Since I did not attend San Diego Comic Con, this set was picked up from my very favorite Minimate retailer, Luke’s Toy Store. When Diamond first announced they were planning on doing a set based on the story, I was pretty excited, and this set really lives up to my expectations. Mystique and the Sentinel are easily my default versions of those characters now, and Wolverine and Kate are fun variants. Throw in the fact that I can build my very own Senator Kelly, who I never though in a million years we’d get, and I’m as happy as I could be with this set.

#0180: Kitty Pryde



When Hasbro took over the Marvel license, it was no surprise when they launched Marvel Universe, a 3 ¾ inch scale line of figures. 3 ¾ inch is Hasbro’s bread and butter, what with their long runs on both GI Joe and Star Wars. Marvel Universe has officially been replaced by Avengers Infinite, but it had a pretty decent run. Most of my Marvel Universe collection was Avengers-related, but for some odd reason, all of my Marvel Universe reviews have been X-Men figures. Guess the randomized list has a preference for those crazy mutants! Today’s review continues that with the team’s #1 girl who walks through walls, Kitty Pryde, aka Shadowcat, aka Ariel, aka Sprite, aka holy crap, why the heck can’t these people just stick with a name?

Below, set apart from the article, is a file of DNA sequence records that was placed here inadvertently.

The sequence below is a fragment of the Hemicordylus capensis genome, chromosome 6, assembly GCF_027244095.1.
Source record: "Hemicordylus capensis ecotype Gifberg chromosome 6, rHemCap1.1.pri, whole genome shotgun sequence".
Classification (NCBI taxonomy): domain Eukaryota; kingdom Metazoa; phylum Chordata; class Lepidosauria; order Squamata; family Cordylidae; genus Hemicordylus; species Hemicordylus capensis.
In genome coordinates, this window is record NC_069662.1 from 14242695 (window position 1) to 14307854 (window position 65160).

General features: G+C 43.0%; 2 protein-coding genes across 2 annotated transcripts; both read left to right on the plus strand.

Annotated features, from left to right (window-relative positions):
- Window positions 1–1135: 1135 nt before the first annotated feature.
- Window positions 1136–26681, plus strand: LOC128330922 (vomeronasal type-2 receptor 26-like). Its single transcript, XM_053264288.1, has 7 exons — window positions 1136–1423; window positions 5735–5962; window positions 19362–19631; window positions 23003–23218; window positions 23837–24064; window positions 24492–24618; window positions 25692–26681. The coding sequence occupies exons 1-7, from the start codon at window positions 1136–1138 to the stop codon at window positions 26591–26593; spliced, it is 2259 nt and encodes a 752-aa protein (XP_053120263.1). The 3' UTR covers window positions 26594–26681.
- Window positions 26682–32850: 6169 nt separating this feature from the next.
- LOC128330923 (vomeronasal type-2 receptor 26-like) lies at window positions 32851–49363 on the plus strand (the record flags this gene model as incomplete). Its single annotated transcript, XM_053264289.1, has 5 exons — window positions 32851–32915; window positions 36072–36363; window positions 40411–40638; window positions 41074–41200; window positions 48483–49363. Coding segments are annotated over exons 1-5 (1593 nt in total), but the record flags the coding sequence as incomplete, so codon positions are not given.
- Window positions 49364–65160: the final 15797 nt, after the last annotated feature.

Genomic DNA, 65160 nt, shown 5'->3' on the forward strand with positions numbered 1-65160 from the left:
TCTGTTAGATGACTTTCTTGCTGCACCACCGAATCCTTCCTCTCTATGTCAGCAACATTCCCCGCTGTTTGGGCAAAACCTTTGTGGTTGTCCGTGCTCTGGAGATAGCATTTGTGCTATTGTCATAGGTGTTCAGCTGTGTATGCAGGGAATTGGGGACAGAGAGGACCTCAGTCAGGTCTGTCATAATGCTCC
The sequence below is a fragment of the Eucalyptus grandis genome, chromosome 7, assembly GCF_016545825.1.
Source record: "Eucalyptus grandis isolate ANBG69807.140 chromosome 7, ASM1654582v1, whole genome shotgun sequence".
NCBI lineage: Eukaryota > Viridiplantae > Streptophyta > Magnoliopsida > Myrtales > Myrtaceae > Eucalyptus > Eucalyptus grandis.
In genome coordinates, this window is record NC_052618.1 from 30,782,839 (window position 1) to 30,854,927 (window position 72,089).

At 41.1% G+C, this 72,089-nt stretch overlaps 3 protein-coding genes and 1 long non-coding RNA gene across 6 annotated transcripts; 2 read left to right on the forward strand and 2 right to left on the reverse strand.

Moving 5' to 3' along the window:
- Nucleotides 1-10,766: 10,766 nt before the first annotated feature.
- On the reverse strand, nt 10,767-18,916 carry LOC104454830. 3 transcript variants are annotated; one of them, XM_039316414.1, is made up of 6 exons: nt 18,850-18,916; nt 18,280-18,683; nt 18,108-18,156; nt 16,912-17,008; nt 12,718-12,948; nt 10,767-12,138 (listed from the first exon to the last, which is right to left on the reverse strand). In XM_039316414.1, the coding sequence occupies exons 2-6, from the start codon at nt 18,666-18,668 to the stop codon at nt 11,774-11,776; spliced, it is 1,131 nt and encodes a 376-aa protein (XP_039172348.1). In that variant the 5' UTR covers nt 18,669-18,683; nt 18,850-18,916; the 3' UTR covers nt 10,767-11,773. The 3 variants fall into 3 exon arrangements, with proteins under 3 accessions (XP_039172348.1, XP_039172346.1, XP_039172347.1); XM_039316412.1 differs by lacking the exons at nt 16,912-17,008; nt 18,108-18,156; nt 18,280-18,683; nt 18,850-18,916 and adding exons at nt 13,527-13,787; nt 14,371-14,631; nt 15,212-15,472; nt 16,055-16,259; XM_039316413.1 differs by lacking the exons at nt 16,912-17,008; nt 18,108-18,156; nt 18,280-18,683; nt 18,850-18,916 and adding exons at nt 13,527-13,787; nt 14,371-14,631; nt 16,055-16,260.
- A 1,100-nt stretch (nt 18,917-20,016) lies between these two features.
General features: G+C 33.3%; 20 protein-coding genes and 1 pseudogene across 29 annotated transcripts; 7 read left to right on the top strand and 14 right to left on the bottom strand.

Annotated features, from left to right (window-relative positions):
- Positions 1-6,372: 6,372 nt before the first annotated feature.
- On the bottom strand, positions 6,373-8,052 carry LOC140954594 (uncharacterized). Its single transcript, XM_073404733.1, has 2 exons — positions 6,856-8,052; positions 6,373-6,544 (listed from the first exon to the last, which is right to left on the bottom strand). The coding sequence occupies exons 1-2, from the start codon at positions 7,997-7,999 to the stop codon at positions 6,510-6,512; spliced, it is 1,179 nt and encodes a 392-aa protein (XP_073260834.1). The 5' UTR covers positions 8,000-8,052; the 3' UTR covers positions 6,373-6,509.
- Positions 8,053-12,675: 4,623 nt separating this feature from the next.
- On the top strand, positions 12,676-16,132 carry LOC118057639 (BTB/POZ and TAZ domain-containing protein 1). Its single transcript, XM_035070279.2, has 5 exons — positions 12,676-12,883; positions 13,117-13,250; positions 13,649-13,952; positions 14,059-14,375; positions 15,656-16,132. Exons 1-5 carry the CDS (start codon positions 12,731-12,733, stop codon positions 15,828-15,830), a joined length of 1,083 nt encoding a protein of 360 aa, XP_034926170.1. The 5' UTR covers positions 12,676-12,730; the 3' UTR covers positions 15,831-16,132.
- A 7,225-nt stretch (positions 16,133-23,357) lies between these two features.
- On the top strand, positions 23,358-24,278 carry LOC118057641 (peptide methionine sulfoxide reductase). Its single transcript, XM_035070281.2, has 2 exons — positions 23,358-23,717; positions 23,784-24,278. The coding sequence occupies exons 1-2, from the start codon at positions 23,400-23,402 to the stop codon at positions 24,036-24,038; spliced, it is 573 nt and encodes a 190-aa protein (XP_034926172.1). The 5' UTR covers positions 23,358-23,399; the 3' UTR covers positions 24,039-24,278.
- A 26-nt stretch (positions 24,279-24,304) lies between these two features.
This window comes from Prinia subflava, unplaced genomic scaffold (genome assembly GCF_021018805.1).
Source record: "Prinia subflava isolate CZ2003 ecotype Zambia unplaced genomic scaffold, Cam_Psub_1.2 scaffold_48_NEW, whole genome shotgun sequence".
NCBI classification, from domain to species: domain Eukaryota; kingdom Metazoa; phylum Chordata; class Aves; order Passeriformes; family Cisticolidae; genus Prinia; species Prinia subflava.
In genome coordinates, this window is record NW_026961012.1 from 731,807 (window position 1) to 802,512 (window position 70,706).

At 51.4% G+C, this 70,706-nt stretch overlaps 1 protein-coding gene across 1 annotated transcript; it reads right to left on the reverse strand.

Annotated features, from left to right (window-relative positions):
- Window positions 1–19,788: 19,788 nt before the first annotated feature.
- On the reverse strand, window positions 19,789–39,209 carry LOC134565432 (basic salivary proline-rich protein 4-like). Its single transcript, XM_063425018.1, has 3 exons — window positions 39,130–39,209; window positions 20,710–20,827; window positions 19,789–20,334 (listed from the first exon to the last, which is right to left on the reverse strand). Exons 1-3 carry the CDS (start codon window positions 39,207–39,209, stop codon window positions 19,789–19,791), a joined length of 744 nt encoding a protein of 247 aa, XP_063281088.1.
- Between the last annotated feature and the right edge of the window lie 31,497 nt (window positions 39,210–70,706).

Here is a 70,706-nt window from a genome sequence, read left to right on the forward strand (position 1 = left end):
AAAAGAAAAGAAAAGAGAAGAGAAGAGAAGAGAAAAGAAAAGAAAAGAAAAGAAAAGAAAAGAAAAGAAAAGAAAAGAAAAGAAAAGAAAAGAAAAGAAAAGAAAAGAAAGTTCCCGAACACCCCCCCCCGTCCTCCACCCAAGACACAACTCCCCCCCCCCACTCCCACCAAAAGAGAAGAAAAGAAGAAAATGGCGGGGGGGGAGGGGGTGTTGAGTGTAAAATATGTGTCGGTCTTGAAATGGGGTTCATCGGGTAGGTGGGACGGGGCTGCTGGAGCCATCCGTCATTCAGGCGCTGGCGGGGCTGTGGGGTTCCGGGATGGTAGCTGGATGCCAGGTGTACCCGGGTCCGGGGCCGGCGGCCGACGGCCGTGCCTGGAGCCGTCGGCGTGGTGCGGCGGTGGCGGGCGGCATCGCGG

Kitty was released as part of the 8th series of Marvel Universe. She’s based on John Cassidy’s redesign of the character from his and Joss Whedon’s run on Astonishing X-Men. She stands about 3 ¾ inches tall and has 21 points of articulation. When Marvel Universe started out, there was one female body to go around, and that’s the one they put Kitty on. While it I still think that the female buck was the best of the initial base bodies, that ain’t saying much. The proportions aren’t terrible, but arms and legs do seem a bit stubby, the neck is most certainly too long, and she has an odd bow-legged stance. The base body is also too big for Kitty, who is generally depicted as being a fairly small person, even as an adult. The head isn’t the worst thing ever, but it’s nothing to write home about. She looks like a woman in her 40s, not her 20s as she should be, and the hair just looks strange overall. Perhaps Hasbro was attempting to recreate Kitty Pryde: The Later Years, after she and Colossus have settled down. One can only hope we’ll eventually see the complimentary Colossus with a receding hairline and beer gut (Oh, wait, he’s Russian. Is a vodka gut a thing?).  The paint work is even worse than the sculpting, with lots of fuzzy lines, and parts of the uniform that don’t match up right from piece to piece. Kitty includes a stand with her name on it and her pet dragon Lockheed, who may well be the best part of the figure.


If I recall correctly, Kitty was part of the large selection of Marvel Universe figures I picked up while Target was running a “buy-one-get-one-free” special. She’s not a particularly good figure, but she’s better than some of the earlier Marvel Universe offerings, so that’s good I suppose. Also, it’s not like there are a wide range of Kitty Pryde figures from which to choose, so if you want a figure of this fairly essential X-Woman, this is one of the few options available.